Beneath the cloak of night, the streets of Seoul whispered untold tales, unfulfilled dreams, and secrets the city kept only to itself. The moon, like an ancient guardian, cast its glow upon the glass facades of buildings, creating shadows that seemed to dance in rhythm with the slumbering metropolis. Within one such restless building, on an intensive care unit, life and death, internal and external forces, as Dong Hoon might say, performed their silent ballet.

Ji An sat by his bed, her hands gently resting on his right arm. The room was bathed in a cozy dimness, with only the rhythmic hum of medical equipment piercing the quiet. At one moment, she briefly bowed her head and rested it against the edge of the bed, striving to find within herself the strength to articulate all that she felt, though she knew Dong Hoon couldn’t hear her. Yet, her inner intuition whispered that he sensed it all, if not with his mind, then with his heart. After all, they had reached a stage where they communicated from a distance, whenever they wished.

„Ahjussi,” she began, her voice quivering with emotion, like a leaf in the wind, „do you remember how you spoke of the clash between internal and external forces in life? Do you remember? – please…” – she continued gently, yet her grip on his hand tightened – „don’t give up! You have so much inner strength… and I’m here for you, outside, ready to help” – she caressed his hand tenderly – „You must endure this and come back to us” – she paused uncertainly, adding – „you must come back to me… I don’t want to be here without you. Understand?”

At that moment, a nurse entered the room. Such visits were frequent, as Park Dong Hoon was officially in intensive care, but given his stabilized condition, he was allowed to stay in a private room designed for strict monitoring of his state.

Lee Ji An bowed slightly and moved away from the bed, not to disturb the nurse. However, in her usual manner, she observed carefully, letting no nuance of the nurse’s reactions to the readings escape her attention. When the nurse finished, she asked if everything was alright, to which the nurse merely nodded, bid farewell, and exited.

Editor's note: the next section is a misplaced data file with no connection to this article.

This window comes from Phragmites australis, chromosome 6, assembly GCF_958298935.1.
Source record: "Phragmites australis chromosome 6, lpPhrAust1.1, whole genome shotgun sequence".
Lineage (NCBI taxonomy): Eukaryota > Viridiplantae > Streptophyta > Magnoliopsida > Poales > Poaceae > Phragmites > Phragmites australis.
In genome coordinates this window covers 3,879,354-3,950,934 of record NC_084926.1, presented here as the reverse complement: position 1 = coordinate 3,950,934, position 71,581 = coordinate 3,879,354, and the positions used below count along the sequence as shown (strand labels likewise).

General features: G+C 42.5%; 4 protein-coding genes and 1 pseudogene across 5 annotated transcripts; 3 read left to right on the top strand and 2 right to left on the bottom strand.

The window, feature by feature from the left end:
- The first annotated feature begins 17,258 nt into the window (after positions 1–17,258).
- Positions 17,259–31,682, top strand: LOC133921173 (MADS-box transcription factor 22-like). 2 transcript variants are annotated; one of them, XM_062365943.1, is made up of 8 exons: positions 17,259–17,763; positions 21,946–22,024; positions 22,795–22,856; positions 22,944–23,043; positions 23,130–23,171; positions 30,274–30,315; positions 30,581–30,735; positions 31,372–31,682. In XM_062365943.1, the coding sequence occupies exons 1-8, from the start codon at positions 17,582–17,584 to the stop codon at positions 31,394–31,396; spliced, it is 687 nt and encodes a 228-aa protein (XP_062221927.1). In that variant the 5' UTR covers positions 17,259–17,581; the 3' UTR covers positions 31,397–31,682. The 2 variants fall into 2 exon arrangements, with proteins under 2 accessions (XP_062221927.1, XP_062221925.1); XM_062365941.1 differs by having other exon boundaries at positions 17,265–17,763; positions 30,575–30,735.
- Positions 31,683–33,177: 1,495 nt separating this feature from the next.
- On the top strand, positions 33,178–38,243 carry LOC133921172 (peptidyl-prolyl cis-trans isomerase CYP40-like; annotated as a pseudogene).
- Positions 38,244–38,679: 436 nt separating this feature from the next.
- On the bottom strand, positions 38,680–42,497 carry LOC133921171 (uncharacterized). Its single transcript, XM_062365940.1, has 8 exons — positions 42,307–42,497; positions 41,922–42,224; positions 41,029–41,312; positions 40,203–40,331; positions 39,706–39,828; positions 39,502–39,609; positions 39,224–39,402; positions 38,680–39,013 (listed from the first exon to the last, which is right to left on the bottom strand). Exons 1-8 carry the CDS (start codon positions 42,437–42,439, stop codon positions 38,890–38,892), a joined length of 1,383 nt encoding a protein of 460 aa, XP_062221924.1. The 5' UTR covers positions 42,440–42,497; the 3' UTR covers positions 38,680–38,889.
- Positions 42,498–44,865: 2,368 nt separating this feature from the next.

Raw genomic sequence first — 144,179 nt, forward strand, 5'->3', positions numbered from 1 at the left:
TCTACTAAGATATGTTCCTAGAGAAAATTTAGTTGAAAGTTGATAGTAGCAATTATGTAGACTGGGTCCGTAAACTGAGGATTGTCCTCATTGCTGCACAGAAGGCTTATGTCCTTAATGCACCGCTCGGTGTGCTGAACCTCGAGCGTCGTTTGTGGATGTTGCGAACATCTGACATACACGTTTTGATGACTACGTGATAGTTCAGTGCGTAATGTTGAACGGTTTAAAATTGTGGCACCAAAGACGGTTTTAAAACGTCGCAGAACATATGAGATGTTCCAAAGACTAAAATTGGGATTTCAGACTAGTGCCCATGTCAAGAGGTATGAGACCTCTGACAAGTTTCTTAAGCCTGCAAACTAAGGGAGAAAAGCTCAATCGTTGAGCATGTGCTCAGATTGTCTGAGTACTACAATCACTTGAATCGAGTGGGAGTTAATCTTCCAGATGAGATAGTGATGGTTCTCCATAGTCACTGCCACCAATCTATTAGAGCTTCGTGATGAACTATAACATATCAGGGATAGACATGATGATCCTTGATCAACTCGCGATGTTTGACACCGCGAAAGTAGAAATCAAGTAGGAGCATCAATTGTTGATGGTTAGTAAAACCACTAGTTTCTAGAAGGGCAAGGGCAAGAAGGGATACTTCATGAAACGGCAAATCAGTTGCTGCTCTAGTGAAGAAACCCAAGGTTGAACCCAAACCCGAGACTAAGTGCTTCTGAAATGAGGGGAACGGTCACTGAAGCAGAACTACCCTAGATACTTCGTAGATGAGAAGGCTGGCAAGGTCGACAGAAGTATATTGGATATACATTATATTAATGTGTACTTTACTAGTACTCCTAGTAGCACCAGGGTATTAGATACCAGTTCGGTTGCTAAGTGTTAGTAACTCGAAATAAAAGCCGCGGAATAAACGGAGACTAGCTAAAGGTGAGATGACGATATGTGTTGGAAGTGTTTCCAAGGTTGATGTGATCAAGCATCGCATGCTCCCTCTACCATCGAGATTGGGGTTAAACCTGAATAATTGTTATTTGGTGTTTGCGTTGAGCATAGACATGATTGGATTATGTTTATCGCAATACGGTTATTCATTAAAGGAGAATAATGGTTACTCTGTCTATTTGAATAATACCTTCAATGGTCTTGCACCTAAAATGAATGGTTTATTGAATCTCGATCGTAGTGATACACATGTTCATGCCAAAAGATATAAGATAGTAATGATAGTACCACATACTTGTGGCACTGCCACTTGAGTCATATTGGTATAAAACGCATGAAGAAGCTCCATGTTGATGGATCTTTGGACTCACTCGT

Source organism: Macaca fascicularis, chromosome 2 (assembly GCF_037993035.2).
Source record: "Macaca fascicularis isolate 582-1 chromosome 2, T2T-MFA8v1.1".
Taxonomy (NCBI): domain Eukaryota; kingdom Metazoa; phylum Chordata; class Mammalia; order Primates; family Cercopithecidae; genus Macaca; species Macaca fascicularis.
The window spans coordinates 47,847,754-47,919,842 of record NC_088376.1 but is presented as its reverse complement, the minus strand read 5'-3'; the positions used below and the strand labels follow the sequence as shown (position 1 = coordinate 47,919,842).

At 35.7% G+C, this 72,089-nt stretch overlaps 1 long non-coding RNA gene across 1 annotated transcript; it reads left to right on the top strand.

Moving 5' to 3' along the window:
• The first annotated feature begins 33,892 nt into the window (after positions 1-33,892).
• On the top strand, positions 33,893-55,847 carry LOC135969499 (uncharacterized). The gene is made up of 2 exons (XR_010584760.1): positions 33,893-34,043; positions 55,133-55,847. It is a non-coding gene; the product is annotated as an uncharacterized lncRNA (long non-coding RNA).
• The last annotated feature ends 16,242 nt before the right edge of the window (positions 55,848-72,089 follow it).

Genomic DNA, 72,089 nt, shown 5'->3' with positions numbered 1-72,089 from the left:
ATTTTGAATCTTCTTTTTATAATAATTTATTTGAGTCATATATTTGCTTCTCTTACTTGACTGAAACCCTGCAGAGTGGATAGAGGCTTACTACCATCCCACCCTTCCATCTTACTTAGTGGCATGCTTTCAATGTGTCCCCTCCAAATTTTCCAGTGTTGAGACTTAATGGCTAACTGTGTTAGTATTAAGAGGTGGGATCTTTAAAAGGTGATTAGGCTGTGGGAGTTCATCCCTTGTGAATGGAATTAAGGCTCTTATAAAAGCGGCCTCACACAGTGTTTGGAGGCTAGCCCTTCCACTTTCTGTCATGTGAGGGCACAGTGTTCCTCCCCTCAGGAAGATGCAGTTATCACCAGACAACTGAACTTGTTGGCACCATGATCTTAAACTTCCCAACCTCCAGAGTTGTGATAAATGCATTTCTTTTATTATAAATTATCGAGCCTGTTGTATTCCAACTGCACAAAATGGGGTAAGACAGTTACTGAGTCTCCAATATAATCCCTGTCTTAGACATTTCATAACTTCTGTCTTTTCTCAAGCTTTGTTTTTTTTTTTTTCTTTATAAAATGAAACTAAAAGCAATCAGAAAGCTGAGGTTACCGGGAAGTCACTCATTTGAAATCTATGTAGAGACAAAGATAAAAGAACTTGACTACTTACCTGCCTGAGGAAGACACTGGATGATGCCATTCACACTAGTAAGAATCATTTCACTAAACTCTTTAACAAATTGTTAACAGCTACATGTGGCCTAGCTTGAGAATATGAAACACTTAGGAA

„Thank you, thank you for fighting,” Ji An returned to her monologue, sitting as close to the bed as before – „Don’t worry about how you look… It’s really nothing. You’ll get used to it!” – she pondered what he might be thinking if he could hear and feel what was happening – „The most important thing is for the wounds to heal and not bother you, and the doctors believe it’s doable, once you get through the hardest stage. Your task is to survive, understand? We’ll take care of the rest, the doctors and all of us. Ahjussi, I need to step out to the restroom, and I’ll be right back.”

She needed a moment to compose herself, as emotion began to affect the steadiness of her voice. She wanted to calm down and regain control, to avoid transferring any anxiety to poor Dong Hoon. After all, this was her first vigil and the first time she was alone with him since returning from Busan and the accident. Whether she wanted to or not, emotions were making themselves known, and she wasn’t fully in command of them.

She washed her face with cold water, took several deep breaths, looked deeply into her own eyes, and loudly proclaimed:

„It’s nothing! Fighting!”

A few minutes later, she returned to her position, but this time, she said nothing. She merely held his hand, resting her head on the edge of the bed. She listened to his artificial breathing and didn’t even notice when she fell asleep.

The air hung heavy with silence, filled with promises yet unspoken. And the moon, a silent witness to the scene, cast a pale light on Ji An’s face, which bore a mix of pain, longing, and unwavering determination.

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